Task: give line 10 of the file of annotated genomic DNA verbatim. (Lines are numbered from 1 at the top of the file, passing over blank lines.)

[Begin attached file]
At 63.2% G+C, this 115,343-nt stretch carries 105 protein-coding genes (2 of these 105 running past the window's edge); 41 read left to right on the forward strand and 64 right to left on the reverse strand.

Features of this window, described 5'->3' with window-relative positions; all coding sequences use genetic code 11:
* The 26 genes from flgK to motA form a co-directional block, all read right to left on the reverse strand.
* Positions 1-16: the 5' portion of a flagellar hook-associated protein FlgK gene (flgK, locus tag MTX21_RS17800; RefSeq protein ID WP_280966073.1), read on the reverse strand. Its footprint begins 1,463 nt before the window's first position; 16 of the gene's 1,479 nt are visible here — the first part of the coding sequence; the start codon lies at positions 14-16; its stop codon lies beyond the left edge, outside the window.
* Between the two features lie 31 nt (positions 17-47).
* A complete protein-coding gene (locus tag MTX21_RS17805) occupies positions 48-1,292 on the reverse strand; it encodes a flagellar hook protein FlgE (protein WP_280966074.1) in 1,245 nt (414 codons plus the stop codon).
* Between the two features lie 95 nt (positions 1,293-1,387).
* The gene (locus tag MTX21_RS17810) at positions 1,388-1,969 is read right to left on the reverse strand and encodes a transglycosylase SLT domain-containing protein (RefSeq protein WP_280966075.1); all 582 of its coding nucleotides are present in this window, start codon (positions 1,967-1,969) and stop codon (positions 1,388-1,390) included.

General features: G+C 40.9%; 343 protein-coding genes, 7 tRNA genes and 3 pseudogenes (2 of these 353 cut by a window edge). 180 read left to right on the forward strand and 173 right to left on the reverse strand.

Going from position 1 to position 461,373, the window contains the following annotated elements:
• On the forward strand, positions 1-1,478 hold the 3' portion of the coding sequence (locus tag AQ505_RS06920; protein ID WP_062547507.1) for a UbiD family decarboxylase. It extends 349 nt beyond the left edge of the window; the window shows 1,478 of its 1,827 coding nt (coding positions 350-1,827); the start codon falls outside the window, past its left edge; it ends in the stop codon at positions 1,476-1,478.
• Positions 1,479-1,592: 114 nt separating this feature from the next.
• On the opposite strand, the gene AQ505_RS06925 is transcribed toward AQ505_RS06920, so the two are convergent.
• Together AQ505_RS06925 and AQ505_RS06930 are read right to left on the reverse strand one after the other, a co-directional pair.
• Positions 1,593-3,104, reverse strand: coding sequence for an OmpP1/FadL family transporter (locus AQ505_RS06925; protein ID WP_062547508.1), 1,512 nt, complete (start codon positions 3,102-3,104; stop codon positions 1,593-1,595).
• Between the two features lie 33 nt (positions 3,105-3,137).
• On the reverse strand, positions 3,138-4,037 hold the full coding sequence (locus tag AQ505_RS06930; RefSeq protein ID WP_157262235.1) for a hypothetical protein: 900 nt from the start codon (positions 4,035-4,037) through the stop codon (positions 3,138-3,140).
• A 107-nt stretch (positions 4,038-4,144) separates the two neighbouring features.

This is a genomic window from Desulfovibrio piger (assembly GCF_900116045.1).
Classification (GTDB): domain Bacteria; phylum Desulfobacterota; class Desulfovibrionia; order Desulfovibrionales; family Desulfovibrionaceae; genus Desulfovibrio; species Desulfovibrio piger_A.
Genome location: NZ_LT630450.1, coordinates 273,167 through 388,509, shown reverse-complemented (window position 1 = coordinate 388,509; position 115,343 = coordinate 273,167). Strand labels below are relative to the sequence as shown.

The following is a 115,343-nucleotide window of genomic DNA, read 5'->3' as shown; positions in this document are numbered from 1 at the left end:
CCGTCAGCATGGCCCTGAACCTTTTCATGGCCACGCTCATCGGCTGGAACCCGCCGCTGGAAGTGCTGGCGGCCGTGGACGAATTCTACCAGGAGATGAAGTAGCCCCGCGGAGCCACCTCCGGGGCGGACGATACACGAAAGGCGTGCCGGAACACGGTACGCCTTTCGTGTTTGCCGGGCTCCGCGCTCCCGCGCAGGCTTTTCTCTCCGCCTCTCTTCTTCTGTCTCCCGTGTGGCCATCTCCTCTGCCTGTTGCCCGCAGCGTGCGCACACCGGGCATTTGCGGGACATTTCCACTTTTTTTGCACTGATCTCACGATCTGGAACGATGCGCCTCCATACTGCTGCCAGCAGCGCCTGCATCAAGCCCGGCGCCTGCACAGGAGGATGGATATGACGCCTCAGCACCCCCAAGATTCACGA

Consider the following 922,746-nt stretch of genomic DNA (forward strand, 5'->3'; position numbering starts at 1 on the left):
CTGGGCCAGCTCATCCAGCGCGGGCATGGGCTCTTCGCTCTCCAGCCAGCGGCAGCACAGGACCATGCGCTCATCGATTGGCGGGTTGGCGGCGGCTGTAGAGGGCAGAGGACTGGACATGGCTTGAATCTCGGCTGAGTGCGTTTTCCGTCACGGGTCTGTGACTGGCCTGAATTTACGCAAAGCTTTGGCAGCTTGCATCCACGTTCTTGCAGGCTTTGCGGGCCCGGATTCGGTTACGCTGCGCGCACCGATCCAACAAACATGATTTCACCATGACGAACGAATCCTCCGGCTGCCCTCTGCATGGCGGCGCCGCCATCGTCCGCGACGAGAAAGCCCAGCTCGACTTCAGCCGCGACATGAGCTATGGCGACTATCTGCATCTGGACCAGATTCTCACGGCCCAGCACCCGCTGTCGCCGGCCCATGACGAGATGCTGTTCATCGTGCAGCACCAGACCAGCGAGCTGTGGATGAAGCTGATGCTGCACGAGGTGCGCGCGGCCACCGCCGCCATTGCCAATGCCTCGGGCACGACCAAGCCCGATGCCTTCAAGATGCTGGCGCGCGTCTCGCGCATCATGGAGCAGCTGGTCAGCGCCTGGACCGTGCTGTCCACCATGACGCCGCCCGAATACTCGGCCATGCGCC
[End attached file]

Going from position 1 to position 461,373, the window contains the following annotated elements: